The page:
Fife College Students are pictured in the Fife College Students’ Association Office at the College’s Glenrothes Campus with ‘therapets’, Ralph, Holly, Izzy and Jilli.
‘Therapets’ Ralph, Holly, Izzy and Jilli helped Fife College students calm any exam or assessment nerves this week.
Arranged by the Fife College Students’ Association (FCSA), the pawesome pups visited the College’s Glenrothes Campus on Thursday (2 May) for the first of three ‘Paws for Stress’ sessions.
The sessions, put on by Canine Concern Scotland Trust, aim to help reduce any worries students might have as the 2018/19 academic year draws to a close with exams, assessments and graded unit deadlines.
This is the second year that Canine Concern Scotland Trust have visited the College during exam period to provide some canine therapy.
HNC Broadcast Media student, Emily Hardie, was one of a number of students to drop into the ‘therapets’ session. Emily, from Cowdenbeath, said: “I’d had a bit of a stressful morning editing and was walking past the office when I seen them. I think it is a great idea to have them come into College. I have two dogs myself - they are great companions and really help lower your stress.”
Carol Hunter, Fife College Students’ Association President, said:
“As the end of the academic year approaches, students are working hard to complete their graded units and exams and we want to encourage them to take some time out to relax. Studies show that animals, and especially dogs, have a remarkable calming effect, so the therapets sessions give students a chance to ‘sit’, ‘paws’ and ‘fetch’ their thoughts. We are looking forward to the other sessions arranged in addition to other well-being incentives that we have organised to help students”.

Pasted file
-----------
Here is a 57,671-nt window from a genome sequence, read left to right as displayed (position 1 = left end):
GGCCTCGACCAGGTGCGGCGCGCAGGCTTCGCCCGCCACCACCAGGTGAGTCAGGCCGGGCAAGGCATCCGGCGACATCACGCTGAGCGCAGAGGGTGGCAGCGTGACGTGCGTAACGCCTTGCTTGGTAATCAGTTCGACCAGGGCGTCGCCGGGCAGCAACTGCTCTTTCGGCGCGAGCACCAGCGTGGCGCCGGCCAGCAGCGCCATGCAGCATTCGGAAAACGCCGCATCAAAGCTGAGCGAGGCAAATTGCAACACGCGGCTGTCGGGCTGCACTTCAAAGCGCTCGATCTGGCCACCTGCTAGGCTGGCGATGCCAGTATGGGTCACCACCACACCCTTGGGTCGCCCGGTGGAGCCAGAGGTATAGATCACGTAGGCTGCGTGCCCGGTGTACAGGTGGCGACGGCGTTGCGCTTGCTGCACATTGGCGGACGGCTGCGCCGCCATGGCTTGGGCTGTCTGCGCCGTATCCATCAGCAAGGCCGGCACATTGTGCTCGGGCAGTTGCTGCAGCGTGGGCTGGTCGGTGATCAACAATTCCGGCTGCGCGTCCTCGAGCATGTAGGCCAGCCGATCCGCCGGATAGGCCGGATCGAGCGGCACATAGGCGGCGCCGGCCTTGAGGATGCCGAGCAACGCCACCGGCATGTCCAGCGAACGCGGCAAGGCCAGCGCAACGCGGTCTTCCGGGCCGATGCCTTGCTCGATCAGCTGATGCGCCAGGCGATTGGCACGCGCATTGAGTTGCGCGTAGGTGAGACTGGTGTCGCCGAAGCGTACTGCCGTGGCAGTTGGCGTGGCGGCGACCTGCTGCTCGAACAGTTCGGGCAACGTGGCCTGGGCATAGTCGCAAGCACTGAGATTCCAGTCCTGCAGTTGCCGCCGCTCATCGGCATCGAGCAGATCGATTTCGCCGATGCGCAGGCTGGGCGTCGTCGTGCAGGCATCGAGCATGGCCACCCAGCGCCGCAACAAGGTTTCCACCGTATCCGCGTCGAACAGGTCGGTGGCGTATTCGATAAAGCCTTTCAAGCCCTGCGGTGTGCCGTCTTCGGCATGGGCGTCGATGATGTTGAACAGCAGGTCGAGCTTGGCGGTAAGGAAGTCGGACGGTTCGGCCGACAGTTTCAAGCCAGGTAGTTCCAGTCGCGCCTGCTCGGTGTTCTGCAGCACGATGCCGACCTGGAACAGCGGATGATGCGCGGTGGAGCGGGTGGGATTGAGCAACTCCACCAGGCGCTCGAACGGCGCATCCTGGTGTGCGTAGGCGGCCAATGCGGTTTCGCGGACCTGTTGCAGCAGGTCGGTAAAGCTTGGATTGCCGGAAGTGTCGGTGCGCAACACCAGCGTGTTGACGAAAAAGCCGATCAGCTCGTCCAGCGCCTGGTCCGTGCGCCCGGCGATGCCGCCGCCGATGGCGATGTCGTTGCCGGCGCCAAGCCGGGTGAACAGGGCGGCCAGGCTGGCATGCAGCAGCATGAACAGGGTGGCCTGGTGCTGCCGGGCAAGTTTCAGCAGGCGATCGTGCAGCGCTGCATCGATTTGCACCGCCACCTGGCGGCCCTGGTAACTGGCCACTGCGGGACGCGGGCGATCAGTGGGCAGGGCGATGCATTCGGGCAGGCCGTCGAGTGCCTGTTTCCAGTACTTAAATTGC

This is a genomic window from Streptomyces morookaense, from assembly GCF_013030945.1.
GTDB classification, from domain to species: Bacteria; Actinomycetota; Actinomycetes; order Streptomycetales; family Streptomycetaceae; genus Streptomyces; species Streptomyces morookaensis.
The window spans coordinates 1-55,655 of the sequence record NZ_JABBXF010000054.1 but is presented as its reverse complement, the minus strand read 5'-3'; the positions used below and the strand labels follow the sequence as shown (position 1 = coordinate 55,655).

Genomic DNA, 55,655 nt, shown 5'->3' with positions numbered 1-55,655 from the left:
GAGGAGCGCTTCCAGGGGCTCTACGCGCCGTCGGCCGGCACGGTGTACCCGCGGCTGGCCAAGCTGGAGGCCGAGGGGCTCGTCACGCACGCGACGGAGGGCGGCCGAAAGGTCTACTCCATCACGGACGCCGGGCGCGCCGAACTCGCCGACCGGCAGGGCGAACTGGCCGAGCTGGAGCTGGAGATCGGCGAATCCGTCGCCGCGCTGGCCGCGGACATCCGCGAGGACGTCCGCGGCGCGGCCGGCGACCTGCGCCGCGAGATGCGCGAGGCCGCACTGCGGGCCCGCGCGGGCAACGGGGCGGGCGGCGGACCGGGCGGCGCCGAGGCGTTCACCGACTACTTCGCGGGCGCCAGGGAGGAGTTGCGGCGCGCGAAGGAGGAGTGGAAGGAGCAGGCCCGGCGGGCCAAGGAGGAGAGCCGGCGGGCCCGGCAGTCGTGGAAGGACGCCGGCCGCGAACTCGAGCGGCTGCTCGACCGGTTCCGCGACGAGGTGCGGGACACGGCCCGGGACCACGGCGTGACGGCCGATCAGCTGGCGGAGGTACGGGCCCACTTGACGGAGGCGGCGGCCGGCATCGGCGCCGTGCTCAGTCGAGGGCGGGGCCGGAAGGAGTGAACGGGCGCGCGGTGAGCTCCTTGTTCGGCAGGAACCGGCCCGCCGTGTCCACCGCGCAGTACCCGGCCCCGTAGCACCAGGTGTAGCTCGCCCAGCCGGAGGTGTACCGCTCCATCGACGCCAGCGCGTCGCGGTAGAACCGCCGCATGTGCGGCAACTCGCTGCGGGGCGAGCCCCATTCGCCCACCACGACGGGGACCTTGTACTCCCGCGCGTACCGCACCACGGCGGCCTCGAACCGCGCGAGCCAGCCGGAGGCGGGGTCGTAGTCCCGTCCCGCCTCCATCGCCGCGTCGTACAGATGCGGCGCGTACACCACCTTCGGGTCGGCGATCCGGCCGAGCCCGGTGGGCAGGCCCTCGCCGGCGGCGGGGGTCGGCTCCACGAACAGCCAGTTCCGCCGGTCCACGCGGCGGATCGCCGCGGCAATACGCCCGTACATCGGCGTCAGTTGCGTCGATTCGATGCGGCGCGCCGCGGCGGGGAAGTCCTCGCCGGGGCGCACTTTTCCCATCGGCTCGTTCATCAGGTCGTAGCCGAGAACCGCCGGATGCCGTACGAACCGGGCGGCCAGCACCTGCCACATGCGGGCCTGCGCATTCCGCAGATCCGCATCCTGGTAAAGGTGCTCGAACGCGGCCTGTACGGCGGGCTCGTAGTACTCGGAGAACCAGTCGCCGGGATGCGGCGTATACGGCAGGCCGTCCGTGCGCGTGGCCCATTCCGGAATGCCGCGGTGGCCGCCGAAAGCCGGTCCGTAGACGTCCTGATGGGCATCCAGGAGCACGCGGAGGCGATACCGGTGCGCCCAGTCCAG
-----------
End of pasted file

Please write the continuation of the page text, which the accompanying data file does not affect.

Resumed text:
Gill Coleman, Assistant Fife Area Representative for Canine Concern Scotland, said:
“We are delighted to be back at Fife College with the therapets again this year. The students love having the dogs in, they just really help everyone relax a little and we even get a few members of staff sneaking in too!
“Research shows that the mere action of stroking a dog slows down the heartbeat and reduces blood pressure so they can be a great help to anyone feeling nervous about exams and assessments. We’re looking forward to coming along to the Dunfermline and Kirkcaldy campuses in the next few weeks.”
The further sessions are planned at the College’s FCSA offices at the Dunfermline Campus (Thursday, 9 May) and the Kirkcaldy Campus (Wednesday, 22 May).
For further information about Fife College Students' Association visit the FCSA pages.